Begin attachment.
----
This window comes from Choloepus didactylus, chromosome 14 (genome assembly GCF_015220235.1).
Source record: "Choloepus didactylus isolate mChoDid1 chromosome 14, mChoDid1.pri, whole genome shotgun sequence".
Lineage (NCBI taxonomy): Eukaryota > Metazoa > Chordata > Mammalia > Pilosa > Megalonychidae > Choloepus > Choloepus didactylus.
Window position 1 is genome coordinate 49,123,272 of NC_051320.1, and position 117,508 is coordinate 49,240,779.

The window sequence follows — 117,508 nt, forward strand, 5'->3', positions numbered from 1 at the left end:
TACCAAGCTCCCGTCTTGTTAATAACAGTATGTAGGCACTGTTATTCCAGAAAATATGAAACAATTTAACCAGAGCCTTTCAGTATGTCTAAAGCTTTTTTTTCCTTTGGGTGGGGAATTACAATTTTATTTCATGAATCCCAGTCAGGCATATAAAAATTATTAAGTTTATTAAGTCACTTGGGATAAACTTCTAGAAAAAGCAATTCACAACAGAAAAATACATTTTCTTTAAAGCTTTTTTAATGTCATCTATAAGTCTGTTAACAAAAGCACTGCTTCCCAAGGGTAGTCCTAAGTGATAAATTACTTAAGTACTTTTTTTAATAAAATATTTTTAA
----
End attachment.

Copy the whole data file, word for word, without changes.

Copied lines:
This window comes from Choloepus didactylus, chromosome 14 (genome assembly GCF_015220235.1).
Source record: "Choloepus didactylus isolate mChoDid1 chromosome 14, mChoDid1.pri, whole genome shotgun sequence".
Lineage (NCBI taxonomy): Eukaryota > Metazoa > Chordata > Mammalia > Pilosa > Megalonychidae > Choloepus > Choloepus didactylus.
Window position 1 is genome coordinate 49,123,272 of NC_051320.1, and position 117,508 is coordinate 49,240,779.

The window sequence follows — 117,508 nt, forward strand, 5'->3', positions numbered from 1 at the left end:
TACCAAGCTCCCGTCTTGTTAATAACAGTATGTAGGCACTGTTATTCCAGAAAATATGAAACAATTTAACCAGAGCCTTTCAGTATGTCTAAAGCTTTTTTTTCCTTTGGGTGGGGAATTACAATTTTATTTCATGAATCCCAGTCAGGCATATAAAAATTATTAAGTTTATTAAGTCACTTGGGATAAACTTCTAGAAAAAGCAATTCACAACAGAAAAATACATTTTCTTTAAAGCTTTTTTAATGTCATCTATAAGTCTGTTAACAAAAGCACTGCTTCCCAAGGGTAGTCCTAAGTGATAAATTACTTAAGTACTTTTTTTAATAAAATATTTTTAA